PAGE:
Of its 26-strong pipeline, 75% of the group's hotels are under its upscale brands and 75% under management or franchise agreements, in line with plans by to prioritise the sale of non-strategic properties to strengthen the balance sheet and make new strategic acquisitions, predominantly through partnerships.
NH Hoteles saw rate fall by 4.64% for the first half, but said that decline ended in the second quarter, with occupancy increasing, indicating a move towards stability for the group, as revpar grew by 7.23% for the half-year, but 13% for the second quarter.
The group relied on its business in Germany for the recovery, where it said it had seen a return of the corporate market, in addition to business from Munich's trade fairs.
First half net income rose by 2.7% to cut group loss to Eu39.9m from Eu41.0m in the same period in 2009. Revenue for the first half of the year was up by 8.3% against the same period last year, to Eu639.98m, with Ebitda increasing 87.3% to Eu68.33m.
NH's home market of Spain also showed a positive trend in occupancy, up by 16.86% on the year for the first half, to 59.51%, with the group commenting that it appeared "to be leading to stabilisation in ADR", adding "noteworthy is the increase in sales at weekends for all regions. Madrid, Barcelona and Valencia show over 20% increase in occupancy".
ADR in the country was down by 11.14%, to Eu73.22, leading to a 3.84% increase in revpar, to Eu43.57.
In a conference call, Ignacio Aranguren, chief strategy and investments officer, said: "The third quarter continues the line of recovery seen in the second quarter. The summer is a low season in general for us, but looking at what we have on the books for September and October, the initial numbers look quite positive. We think that the recovery will be maintained for the rest of the year.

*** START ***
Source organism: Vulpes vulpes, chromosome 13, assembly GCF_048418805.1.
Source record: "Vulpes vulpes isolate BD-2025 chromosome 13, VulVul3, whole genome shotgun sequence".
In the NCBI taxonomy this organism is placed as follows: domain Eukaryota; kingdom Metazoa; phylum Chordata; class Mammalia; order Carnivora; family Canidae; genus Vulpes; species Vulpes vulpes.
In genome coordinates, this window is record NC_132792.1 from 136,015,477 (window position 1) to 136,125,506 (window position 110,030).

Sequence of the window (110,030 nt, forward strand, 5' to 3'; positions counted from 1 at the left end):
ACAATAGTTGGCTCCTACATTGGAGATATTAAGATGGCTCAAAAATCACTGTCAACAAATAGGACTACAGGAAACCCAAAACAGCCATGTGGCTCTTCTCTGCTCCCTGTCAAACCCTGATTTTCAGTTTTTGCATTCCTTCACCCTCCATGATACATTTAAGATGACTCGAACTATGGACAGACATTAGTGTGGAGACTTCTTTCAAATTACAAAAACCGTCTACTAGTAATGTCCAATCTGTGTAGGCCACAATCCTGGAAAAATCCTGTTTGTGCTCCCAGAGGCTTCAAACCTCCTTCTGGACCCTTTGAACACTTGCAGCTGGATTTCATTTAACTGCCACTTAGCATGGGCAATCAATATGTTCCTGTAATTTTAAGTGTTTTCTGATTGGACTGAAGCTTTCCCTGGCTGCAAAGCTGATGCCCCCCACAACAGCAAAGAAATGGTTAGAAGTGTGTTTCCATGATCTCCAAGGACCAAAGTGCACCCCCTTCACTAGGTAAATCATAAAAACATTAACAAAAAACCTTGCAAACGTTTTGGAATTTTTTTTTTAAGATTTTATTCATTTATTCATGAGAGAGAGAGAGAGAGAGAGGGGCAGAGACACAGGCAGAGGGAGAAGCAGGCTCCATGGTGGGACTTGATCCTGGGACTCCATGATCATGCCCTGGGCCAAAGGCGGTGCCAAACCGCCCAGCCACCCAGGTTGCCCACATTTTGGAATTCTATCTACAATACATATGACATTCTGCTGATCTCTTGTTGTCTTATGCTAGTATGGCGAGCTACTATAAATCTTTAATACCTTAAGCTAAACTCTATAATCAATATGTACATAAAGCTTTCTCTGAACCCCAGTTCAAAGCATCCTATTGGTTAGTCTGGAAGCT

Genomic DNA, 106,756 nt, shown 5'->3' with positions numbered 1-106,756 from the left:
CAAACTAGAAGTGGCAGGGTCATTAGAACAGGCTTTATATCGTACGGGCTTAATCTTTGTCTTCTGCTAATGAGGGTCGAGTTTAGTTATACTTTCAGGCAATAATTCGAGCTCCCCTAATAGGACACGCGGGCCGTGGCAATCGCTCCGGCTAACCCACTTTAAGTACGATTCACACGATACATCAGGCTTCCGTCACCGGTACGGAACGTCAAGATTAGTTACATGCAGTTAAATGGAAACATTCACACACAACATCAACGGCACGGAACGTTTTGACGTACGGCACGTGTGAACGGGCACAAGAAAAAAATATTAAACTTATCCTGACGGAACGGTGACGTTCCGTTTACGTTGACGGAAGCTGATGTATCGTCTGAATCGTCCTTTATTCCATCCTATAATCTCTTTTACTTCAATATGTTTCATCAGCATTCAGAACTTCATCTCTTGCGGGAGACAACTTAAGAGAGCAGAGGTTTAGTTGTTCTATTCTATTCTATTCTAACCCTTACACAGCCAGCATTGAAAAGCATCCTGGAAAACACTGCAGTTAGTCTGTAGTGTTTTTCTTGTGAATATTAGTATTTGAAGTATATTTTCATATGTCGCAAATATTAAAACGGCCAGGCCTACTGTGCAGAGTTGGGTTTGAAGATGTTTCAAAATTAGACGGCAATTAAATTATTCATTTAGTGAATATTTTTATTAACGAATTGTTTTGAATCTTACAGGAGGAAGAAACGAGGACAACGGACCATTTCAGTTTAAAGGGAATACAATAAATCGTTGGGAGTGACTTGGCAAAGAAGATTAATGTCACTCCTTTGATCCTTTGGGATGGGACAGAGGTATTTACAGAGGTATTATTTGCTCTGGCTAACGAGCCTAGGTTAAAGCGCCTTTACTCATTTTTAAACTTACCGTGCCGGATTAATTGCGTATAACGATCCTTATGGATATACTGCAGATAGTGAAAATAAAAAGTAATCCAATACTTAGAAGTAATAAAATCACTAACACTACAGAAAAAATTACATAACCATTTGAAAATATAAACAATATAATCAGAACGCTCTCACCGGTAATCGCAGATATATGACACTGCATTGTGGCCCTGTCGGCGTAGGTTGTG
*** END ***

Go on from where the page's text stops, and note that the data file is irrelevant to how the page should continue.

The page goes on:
"We see possible positive growth in rate in the third quarter, but we cannot promise that it will become positive. The only way to improve the ADR is by revenue management and by changing the profiles of the customers. Once we see the general level of activity at between 60% and 65% occupancy, we can start to think about ADR.
"The general economy in the countries in which we operate hotels is very difficult."
At the group's previous results announcement, it said that full-year Ebitda was expected to be Eu115m, up from Eu75.05m in 2009. Aranguren said: "I think this number that we have reported can be revised and increased, but we don't have sufficient visibility to commit to a new figure."